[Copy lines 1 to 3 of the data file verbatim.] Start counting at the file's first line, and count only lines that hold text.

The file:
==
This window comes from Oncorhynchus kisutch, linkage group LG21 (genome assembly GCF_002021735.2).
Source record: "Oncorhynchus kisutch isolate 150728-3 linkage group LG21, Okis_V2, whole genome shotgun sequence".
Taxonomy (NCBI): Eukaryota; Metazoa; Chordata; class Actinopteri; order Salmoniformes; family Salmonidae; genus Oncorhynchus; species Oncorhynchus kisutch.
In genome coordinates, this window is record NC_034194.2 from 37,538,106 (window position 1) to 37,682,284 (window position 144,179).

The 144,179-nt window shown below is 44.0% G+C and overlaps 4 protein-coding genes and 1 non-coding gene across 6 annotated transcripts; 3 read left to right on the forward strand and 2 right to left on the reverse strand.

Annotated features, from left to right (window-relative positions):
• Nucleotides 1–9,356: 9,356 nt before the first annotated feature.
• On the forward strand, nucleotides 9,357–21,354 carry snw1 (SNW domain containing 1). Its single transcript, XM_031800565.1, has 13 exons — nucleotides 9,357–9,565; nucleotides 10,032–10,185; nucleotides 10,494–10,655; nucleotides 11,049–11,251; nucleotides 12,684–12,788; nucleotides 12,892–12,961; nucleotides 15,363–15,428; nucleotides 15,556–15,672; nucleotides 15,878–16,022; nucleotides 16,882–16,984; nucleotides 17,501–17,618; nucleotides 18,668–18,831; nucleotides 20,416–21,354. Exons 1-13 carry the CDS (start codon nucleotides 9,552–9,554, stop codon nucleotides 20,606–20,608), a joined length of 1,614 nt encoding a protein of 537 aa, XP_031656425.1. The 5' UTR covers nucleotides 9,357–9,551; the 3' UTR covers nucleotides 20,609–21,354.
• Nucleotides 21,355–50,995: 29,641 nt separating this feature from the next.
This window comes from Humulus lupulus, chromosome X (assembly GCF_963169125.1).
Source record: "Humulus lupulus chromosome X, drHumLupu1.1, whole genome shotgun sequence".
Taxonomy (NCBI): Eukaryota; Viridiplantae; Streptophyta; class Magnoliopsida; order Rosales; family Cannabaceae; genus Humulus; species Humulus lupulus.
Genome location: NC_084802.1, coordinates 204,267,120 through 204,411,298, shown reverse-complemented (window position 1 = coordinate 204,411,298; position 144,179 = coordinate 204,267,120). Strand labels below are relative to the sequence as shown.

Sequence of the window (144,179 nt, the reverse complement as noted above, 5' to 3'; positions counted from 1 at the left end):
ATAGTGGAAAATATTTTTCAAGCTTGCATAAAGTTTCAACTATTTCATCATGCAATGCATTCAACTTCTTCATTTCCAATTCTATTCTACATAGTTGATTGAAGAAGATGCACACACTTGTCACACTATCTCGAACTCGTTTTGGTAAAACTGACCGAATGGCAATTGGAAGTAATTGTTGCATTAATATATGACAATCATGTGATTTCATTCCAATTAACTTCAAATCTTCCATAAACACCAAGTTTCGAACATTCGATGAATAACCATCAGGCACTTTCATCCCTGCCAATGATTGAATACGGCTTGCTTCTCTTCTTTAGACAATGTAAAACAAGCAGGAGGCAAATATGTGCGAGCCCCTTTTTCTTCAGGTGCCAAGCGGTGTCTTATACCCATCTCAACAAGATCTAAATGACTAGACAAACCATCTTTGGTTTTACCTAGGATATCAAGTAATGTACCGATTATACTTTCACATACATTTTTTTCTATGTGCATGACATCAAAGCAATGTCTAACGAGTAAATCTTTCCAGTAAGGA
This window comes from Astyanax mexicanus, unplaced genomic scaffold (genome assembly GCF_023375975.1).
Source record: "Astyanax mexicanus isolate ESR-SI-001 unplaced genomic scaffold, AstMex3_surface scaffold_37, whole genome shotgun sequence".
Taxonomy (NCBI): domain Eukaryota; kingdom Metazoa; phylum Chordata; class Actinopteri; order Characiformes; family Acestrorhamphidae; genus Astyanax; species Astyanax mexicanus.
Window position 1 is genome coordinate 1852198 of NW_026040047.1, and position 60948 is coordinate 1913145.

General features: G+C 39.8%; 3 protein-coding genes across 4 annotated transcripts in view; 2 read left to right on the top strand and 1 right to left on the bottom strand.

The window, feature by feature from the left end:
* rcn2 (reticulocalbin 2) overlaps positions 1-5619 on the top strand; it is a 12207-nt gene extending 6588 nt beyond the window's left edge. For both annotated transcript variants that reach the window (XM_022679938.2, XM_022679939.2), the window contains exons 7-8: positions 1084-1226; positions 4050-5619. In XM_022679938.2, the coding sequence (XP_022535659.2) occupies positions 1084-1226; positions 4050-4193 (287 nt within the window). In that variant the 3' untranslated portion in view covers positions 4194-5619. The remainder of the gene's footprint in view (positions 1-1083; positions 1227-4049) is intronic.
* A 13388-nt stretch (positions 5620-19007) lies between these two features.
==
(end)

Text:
This window comes from Oncorhynchus kisutch, linkage group LG21 (genome assembly GCF_002021735.2).
Source record: "Oncorhynchus kisutch isolate 150728-3 linkage group LG21, Okis_V2, whole genome shotgun sequence".
Taxonomy (NCBI): Eukaryota; Metazoa; Chordata; class Actinopteri; order Salmoniformes; family Salmonidae; genus Oncorhynchus; species Oncorhynchus kisutch.